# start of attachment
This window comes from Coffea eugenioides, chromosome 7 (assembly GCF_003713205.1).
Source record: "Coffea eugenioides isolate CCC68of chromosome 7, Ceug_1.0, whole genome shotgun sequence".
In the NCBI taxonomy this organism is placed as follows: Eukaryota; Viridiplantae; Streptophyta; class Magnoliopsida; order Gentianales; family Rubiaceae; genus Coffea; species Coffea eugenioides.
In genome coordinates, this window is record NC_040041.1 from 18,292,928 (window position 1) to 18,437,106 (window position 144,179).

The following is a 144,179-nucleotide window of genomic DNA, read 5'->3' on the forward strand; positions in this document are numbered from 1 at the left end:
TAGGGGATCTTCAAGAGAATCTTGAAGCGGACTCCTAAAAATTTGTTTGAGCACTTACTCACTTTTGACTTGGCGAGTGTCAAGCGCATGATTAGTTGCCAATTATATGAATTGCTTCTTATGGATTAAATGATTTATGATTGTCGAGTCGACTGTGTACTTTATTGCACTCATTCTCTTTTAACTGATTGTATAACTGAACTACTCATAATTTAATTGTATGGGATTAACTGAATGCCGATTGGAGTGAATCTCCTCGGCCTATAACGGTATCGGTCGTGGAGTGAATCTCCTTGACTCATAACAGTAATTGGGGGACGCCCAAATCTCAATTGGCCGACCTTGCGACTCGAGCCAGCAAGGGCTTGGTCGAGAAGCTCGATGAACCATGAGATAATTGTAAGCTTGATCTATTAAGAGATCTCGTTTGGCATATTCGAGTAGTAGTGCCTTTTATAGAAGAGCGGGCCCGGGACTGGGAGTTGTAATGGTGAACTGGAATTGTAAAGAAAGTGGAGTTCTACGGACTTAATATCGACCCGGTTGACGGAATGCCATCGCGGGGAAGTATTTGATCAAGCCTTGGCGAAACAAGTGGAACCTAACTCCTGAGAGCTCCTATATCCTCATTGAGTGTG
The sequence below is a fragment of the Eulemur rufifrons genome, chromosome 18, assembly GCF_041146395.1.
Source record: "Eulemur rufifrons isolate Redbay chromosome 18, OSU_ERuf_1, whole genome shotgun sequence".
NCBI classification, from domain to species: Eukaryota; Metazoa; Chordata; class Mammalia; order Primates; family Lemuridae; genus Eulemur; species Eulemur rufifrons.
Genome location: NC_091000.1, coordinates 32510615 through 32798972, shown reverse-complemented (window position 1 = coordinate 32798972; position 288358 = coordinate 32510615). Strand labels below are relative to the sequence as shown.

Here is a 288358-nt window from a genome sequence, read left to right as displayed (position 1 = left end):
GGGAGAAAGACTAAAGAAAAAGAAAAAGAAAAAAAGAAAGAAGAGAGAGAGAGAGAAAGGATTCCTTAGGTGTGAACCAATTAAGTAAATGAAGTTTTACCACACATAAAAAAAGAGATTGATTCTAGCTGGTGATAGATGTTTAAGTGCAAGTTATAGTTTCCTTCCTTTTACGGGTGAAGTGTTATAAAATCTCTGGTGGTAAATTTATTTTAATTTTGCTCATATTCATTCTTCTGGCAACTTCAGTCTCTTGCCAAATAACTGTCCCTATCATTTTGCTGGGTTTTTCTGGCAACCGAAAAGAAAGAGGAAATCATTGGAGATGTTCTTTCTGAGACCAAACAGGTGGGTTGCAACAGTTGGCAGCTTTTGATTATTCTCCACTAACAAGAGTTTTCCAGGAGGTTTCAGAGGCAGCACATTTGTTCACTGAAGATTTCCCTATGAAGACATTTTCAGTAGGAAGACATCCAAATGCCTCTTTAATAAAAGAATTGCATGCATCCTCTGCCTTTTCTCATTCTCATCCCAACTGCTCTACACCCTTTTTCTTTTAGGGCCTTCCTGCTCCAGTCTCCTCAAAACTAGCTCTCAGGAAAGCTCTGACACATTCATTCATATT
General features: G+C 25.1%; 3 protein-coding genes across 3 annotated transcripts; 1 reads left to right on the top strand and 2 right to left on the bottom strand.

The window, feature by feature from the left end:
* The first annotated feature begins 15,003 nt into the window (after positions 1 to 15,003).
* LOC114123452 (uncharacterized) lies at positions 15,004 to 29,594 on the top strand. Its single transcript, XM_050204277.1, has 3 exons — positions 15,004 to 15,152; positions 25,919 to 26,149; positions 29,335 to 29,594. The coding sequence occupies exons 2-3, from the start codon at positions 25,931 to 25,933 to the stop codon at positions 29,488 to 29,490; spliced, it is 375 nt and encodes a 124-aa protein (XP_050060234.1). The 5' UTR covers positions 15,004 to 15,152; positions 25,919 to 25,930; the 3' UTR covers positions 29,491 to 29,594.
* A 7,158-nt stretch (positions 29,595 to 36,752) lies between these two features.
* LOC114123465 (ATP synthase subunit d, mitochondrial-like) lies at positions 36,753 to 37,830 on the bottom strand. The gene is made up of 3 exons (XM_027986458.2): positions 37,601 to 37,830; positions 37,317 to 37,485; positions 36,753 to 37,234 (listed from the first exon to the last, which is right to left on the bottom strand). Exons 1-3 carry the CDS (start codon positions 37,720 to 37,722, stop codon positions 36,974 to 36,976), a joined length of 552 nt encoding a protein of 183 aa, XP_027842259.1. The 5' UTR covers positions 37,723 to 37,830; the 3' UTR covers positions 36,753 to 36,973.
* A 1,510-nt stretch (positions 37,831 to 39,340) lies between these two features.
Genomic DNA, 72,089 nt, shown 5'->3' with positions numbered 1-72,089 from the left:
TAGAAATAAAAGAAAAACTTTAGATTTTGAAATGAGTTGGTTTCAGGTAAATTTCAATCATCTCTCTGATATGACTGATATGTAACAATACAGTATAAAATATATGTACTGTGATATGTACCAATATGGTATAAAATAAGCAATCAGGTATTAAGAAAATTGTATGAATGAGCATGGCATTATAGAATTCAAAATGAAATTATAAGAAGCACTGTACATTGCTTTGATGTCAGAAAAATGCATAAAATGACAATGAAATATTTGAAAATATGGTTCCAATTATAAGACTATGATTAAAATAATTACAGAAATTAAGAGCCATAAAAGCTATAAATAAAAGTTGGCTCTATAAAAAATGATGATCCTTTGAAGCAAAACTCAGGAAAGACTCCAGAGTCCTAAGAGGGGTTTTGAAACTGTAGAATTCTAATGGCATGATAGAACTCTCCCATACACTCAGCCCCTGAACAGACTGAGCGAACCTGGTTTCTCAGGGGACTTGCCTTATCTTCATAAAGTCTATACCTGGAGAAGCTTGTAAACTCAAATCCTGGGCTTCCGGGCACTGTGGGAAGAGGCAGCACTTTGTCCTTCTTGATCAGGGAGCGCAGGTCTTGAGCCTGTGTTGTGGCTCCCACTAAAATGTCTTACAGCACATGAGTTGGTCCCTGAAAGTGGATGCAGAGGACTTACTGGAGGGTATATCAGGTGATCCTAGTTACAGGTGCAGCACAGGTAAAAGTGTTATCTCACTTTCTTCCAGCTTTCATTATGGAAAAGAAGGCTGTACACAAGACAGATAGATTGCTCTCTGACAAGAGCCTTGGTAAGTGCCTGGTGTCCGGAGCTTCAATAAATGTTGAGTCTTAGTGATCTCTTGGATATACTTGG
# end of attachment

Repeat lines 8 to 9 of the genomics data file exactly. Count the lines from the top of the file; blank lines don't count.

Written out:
Source record: "Eulemur rufifrons isolate Redbay chromosome 18, OSU_ERuf_1, whole genome shotgun sequence".
NCBI classification, from domain to species: Eukaryota; Metazoa; Chordata; class Mammalia; order Primates; family Lemuridae; genus Eulemur; species Eulemur rufifrons.